By continuing to use the site you agree to our Privacy & Cookies policy

Your browser seems to have cookies disabled. For the best experience of this website, please enable cookies in your browser.


Your browser is no longer supported

For the best possible experience using our website we recommend you upgrade to a newer version or another browser.


Contracting giant Mowlem bought out

One of the British construction industry's biggest names has been bought out, it was announced this morning.

Mowlem has been bought by historic rival, Wolverhampton-based Carillion, for £291 million, in a deal which will create one of the UK's biggest construction companies, with an annual turnover of £4.1 billion.

Mowlem has been beset with problems in recent years, including involvement with the heavily troubled Spinnaker Tower in Portsmouth and Grimshaw's disastrous Bath Spa scheme. Carillion will pay 205p a share for Mowlem.

Carillion said the deal would boost the number of contracts it has with the British government and create one of the biggest support services operators in the UK. The firm claims it has identified overhead savings in areas such as head offices, regional offices, management and back-office services and also expects to save cash through improving its supply chain.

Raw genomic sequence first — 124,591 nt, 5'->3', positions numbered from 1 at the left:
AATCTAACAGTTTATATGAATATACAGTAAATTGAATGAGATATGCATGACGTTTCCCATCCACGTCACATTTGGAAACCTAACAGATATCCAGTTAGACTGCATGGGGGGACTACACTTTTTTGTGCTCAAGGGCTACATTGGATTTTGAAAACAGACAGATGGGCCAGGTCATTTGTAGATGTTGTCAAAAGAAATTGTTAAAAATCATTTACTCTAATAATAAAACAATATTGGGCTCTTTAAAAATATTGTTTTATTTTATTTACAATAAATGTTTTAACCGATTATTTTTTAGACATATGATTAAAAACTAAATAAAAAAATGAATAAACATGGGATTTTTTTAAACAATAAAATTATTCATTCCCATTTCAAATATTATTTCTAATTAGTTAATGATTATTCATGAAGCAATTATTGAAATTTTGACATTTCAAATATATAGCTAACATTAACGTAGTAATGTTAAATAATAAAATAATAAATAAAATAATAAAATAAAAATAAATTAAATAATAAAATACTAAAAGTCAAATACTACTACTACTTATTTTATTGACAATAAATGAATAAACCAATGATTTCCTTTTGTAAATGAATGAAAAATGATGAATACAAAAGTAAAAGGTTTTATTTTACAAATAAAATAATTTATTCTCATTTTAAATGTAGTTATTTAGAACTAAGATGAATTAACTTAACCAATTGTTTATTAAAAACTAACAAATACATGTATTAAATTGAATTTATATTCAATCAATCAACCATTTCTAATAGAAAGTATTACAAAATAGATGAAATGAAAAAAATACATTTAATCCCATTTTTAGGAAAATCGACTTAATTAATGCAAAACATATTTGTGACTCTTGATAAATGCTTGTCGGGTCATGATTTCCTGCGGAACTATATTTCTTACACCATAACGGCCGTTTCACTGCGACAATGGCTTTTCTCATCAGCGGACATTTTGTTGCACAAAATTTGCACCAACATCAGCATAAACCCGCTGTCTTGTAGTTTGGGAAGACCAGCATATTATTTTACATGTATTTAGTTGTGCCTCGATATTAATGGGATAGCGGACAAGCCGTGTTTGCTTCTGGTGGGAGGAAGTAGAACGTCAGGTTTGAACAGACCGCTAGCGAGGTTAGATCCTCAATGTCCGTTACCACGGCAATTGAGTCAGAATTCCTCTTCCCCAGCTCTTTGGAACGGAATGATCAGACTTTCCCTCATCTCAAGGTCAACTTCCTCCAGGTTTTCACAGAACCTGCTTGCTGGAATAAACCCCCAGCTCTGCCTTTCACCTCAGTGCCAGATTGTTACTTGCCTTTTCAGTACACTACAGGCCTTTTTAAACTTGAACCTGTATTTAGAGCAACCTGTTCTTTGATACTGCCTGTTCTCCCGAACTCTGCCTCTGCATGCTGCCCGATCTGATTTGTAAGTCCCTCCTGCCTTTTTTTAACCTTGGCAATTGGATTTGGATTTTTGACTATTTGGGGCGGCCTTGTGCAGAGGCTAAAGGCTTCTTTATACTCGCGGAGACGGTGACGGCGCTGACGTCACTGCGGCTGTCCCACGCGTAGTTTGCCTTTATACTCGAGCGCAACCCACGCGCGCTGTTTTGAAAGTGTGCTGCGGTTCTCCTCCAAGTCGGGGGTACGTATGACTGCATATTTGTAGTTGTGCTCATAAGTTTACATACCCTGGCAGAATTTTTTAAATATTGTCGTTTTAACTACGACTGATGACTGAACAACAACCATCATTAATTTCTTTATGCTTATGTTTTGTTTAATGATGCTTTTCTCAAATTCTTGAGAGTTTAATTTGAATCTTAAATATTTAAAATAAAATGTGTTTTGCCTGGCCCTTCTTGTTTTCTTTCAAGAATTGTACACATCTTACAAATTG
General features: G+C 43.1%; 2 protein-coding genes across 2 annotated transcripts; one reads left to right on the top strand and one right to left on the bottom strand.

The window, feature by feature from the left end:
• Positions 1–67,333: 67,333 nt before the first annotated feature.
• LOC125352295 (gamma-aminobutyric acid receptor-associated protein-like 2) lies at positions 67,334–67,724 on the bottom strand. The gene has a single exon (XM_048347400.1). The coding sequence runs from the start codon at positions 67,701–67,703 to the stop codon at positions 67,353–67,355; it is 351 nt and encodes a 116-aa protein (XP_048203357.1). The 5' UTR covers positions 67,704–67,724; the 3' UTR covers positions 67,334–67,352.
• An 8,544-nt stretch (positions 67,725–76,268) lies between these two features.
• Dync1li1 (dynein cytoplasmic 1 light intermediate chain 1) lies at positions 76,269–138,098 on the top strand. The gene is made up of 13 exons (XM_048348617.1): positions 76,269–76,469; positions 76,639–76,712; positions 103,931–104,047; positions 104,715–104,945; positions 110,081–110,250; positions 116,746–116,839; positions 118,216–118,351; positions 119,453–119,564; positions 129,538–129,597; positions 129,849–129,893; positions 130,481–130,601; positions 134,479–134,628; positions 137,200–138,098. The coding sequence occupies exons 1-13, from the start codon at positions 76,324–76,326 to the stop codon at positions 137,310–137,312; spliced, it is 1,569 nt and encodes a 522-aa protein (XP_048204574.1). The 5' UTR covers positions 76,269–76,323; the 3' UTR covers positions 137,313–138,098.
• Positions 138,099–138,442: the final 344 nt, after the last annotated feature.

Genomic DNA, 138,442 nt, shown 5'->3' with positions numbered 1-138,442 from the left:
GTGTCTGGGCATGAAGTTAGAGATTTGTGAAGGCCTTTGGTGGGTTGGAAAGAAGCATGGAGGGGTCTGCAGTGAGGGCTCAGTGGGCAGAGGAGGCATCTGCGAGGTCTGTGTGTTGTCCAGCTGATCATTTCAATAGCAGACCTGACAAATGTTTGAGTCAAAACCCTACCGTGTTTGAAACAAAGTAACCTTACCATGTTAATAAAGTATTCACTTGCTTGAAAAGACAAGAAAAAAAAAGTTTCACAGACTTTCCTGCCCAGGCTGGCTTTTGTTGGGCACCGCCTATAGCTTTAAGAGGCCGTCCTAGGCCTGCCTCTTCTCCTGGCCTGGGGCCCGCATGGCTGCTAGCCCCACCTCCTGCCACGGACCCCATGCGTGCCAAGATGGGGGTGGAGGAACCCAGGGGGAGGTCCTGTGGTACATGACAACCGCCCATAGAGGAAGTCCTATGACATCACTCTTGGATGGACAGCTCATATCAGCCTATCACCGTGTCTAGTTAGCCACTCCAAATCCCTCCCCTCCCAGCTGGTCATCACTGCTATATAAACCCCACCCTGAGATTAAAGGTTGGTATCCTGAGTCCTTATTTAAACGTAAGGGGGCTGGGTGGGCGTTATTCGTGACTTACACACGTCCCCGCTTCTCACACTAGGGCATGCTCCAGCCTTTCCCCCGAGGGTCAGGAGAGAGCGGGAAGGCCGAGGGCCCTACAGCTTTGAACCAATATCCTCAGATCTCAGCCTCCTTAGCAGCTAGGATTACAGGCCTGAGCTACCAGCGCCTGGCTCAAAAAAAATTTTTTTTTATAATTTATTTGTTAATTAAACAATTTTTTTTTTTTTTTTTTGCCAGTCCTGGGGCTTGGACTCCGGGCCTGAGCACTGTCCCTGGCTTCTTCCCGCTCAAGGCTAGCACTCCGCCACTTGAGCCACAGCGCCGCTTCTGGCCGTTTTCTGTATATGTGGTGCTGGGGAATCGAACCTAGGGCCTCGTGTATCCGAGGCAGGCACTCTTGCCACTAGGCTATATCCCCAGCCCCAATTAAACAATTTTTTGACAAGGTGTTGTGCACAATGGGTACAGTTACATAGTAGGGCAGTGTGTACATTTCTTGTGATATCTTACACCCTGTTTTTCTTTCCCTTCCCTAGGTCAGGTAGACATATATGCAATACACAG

Mowlem issued four profit warnings in 2005 and fell £73.4 million into the red after its new chief executive Simon Vivian, who started at the company in January, replacing John Gains, carried out a financial review of 1,000 of its ongoing projects.

He also restructured its construction services operation, which resulted in around 300 job losses, and split it into three divisions: Mowlem Building, Mowlem Infrastructure and Mowlem Engineering.

Vivian implemented a common accounting policy across the business, which resulted in the departure of Mowlem's finance director Gerry Brown, who was replaced by Paul Mainwaring in May.

The acquisition will boost Carillion's existing portfolio of Public-Private Partnership projects, where Mowlem has a big presence.

Carillion chairman Philip Rogerson said: 'There is an excellent strategic fit between the two companies and the combined group will be one of the UK's most significant support services and construction companies.'

Carillion's business is made up of construction, engineering and support services operations and was formed after its demerger from Tarmac in 1999.

Have your say

You must sign in to make a comment.

The searchable digital buildings archive with drawings from more than 1,500 projects

AJ newsletters